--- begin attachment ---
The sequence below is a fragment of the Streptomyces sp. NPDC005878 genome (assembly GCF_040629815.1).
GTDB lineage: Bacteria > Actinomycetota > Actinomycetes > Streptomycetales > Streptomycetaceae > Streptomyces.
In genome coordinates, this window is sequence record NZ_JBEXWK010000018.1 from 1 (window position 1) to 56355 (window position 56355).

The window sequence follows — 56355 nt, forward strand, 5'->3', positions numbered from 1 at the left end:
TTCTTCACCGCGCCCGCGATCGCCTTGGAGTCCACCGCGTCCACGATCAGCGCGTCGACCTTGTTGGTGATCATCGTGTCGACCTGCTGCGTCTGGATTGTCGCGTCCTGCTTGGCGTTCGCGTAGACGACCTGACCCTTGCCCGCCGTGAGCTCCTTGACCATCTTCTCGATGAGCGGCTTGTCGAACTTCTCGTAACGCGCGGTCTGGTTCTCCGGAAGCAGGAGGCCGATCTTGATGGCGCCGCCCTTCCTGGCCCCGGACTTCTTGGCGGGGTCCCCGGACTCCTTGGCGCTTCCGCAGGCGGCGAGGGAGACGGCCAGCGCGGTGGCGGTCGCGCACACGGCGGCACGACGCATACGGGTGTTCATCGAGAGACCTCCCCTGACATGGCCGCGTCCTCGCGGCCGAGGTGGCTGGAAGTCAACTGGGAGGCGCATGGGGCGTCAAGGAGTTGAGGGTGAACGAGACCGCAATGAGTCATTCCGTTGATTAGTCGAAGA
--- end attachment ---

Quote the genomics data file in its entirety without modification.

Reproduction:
The sequence below is a fragment of the Streptomyces sp. NPDC005878 genome (assembly GCF_040629815.1).
GTDB lineage: Bacteria > Actinomycetota > Actinomycetes > Streptomycetales > Streptomycetaceae > Streptomyces.
In genome coordinates, this window is sequence record NZ_JBEXWK010000018.1 from 1 (window position 1) to 56355 (window position 56355).

The window sequence follows — 56355 nt, forward strand, 5'->3', positions numbered from 1 at the left end:
TTCTTCACCGCGCCCGCGATCGCCTTGGAGTCCACCGCGTCCACGATCAGCGCGTCGACCTTGTTGGTGATCATCGTGTCGACCTGCTGCGTCTGGATTGTCGCGTCCTGCTTGGCGTTCGCGTAGACGACCTGACCCTTGCCCGCCGTGAGCTCCTTGACCATCTTCTCGATGAGCGGCTTGTCGAACTTCTCGTAACGCGCGGTCTGGTTCTCCGGAAGCAGGAGGCCGATCTTGATGGCGCCGCCCTTCCTGGCCCCGGACTTCTTGGCGGGGTCCCCGGACTCCTTGGCGCTTCCGCAGGCGGCGAGGGAGACGGCCAGCGCGGTGGCGGTCGCGCACACGGCGGCACGACGCATACGGGTGTTCATCGAGAGACCTCCCCTGACATGGCCGCGTCCTCGCGGCCGAGGTGGCTGGAAGTCAACTGGGAGGCGCATGGGGCGTCAAGGAGTTGAGGGTGAACGAGACCGCAATGAGTCATTCCGTTGATTAGTCGAAGA